Unfortunately, at this time, there are no treatments for dry AMD available. There is an abundance of research happening right now. The best way to deal with dry AMD is through preventive measures. The treatment options for the wet AMD continue to evolve rapidly. They include laser surgery, photodynamic therapy, and drugs injected into the eye. Each of these has specific pros and cons which should also be discussed with your retinal specialist.
Antioxidants: Deficiencies in antioxidants (specifically zinc,meso- zeaxanthin, zeaxanthin and vitamins A, C, and E) have been noted in some people with age-related macular degeneration. Antioxidants may protect against age-related macular degeneration by preventing free radicals or unstable oxygen from damaging the retina.The wet form of age-related macular degeneration is more likely than the dry form to cause significant vision loss. Different treatments of the wet form are available and may help decrease the amount of vision that is lost. Always check wth your medical doctor and ophthalmologist before taking any Vitamins.
Injections: One option to slow the progression of wet AMD is to inject drugs into the eye. With wet AMD, abnormally high levels of vascular endothelial growth factor ( VEGF) are secreted in your eyes. VEGF is a protein that promotes the growth of new abnormal blood vessels. Anti-VEGF injection therapy blocks this growth. If you are a candidate for this treatment , you may need monthly injections. Although an injection to the eye sounds quite frightening, it is usually very well tolerated by patients with very few, if any complications. Most patients describe the experience as being less painful and unpleasant than they anticipated. If you have fears about injections to the eye, it is especially important to discuss this with your doctor.
Lucentis is a VEGF antibody that was modified from the drug Avastin. This is probably one of the most encouraging drugs that could improve vision in a significant number of wet macular degeneration patients. In mid-July 2005, Genentech officials made this report, and perhaps for the first time Lucentis gives hope to medical scientists and patients as it was said to improve vision significantly instead of just slow down the progression of vision loss. Lucentis treatment requires injection directly into the eye every four weeks.
Avastin is a drug used to treat colorectal cancer and is explored as a drug for treatment of wet macular degeneration (there are several debates going on about the effectiveness of Avastin, consult with your physician to see which drug will work best for you). Just like Macugen, this drug is injected directly in the eye and results had been positively encouraging. This drug is comparatively cheaper than other available drugs but further studies are required to determine its safety and effectiveness.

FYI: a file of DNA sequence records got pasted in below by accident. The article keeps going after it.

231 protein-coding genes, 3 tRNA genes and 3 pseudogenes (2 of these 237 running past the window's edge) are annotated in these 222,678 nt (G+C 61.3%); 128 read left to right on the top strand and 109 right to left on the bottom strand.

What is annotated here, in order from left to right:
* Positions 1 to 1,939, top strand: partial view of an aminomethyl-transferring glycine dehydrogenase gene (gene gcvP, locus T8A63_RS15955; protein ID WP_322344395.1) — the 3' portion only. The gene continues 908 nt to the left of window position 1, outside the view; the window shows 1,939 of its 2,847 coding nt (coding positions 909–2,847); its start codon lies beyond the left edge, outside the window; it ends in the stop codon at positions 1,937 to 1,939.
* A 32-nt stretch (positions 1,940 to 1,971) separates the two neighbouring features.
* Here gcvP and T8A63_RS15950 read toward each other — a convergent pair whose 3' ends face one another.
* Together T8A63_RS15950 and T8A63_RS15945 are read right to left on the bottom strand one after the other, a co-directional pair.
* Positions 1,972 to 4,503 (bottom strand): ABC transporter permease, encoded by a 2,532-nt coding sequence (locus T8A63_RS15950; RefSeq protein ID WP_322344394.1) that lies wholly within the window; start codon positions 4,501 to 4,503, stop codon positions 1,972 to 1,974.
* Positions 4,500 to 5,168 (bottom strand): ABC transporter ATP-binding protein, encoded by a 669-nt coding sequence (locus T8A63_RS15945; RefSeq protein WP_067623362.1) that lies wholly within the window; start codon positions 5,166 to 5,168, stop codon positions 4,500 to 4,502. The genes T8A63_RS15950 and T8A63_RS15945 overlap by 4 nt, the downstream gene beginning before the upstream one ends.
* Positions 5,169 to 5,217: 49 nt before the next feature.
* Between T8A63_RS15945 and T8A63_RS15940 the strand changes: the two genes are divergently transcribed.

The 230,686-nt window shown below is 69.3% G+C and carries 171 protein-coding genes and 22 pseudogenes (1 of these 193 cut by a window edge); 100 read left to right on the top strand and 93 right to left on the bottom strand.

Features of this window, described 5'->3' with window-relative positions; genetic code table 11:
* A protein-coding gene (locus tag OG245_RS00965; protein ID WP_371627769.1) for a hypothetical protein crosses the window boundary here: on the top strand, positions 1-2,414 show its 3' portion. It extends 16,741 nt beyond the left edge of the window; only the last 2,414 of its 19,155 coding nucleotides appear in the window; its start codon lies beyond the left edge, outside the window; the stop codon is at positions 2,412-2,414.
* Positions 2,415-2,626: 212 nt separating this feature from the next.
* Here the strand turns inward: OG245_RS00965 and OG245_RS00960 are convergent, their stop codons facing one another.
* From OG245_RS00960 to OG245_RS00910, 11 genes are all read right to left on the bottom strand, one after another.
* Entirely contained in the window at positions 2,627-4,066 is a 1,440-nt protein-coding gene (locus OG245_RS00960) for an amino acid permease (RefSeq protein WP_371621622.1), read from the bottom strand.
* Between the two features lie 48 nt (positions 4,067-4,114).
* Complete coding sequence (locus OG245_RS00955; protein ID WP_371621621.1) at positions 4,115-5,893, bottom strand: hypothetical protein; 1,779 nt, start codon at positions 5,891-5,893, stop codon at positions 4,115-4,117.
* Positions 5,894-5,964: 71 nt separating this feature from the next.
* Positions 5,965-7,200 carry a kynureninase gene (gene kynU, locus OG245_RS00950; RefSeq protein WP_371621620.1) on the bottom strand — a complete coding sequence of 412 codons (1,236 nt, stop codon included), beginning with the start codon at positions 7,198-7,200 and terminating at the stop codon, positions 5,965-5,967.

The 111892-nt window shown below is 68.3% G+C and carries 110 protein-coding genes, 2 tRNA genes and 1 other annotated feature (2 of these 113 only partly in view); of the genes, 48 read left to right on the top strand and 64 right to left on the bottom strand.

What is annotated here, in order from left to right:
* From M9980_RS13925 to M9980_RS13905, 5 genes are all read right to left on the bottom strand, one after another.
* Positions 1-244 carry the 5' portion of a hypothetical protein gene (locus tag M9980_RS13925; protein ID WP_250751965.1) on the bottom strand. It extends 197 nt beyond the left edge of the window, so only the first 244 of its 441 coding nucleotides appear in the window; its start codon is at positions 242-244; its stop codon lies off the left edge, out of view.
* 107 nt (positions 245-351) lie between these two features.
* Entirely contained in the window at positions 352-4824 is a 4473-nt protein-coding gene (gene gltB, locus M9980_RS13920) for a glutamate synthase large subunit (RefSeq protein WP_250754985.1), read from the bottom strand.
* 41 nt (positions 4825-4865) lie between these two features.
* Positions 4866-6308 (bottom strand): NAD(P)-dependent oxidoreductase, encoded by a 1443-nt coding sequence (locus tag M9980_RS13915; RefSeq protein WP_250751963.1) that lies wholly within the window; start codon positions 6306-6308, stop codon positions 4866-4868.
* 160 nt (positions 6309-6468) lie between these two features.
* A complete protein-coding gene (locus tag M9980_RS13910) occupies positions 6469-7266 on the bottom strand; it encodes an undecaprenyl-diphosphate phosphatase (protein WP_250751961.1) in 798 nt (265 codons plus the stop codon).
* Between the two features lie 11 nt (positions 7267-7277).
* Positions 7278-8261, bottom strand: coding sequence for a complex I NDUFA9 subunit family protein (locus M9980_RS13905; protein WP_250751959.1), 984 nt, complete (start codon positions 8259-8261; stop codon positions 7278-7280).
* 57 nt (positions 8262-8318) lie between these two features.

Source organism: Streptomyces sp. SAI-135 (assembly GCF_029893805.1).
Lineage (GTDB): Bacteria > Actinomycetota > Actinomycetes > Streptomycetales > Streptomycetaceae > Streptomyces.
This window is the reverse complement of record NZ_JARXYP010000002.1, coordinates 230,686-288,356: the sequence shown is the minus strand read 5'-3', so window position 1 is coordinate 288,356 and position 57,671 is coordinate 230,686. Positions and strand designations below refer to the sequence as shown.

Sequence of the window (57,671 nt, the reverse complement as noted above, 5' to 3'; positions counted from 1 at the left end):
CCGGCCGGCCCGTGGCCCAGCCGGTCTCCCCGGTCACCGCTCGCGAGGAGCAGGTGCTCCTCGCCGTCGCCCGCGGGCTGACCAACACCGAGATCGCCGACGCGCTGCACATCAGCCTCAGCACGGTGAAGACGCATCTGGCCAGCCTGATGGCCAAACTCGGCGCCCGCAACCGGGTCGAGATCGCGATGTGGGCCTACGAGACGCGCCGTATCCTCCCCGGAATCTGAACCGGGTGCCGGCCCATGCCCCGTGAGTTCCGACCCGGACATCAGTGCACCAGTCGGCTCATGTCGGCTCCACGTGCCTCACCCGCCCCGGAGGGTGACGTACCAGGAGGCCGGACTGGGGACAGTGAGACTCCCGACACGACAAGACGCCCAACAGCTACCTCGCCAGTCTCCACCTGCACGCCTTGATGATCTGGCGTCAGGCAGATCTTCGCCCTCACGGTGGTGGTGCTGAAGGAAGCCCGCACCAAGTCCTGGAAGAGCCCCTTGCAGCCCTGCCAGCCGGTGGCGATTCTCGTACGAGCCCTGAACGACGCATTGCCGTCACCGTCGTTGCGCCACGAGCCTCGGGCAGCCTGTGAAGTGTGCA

Eylea is a VEGF Eye-Trap, offers patients with AMD the same excellent results and safety profile of Lucentis with half as many treatments, at a lower cost. Compliance with treatment regiments may be logistically easier and yield better outcomes for patients with Eylea treatments at 2 month intervals than for patients who receive Lucentis or Avastin at greater than monthly intervals.
Photodynamic therapy: In April 2000, the U.S. Food and Drug Administration (FDA) approved this treatment. A light-activated drug called verteporfin (Visudyne) is given intravenously and uses a cold laser to close the abnormal vessels while leaving the retina intact. You may need several treatments over one to two years because closed blood vessels can reopen within the treated area. Because Verteporfin is activated by light, exposure to sunlight must be avoided for five days after treatment. There are several drugs used to treat Wet AMD called ANTI-VEGF drugs. Many doctors no longer perform this procedure.
Laser Surgery: Eye care professionals treat certain cases of neovascular or wet AMD with laser surgery. However, when PDT became available, this treatment became less popular. With the availablility of anti VEGF drugs, it is even less common. Consequently, this treatment is limited to a very small number of patients. It involves aiming an intense “hot” laser at the abnormal blood vessels in your eyes to destroy them. This treatment is more likely to be used when blood vessel growth is limited to a compact area in your eye, away from the center of the macula, that can be easily targeted with the laser. Even so, laser treatment also may destroy some surrounding healthy tissue.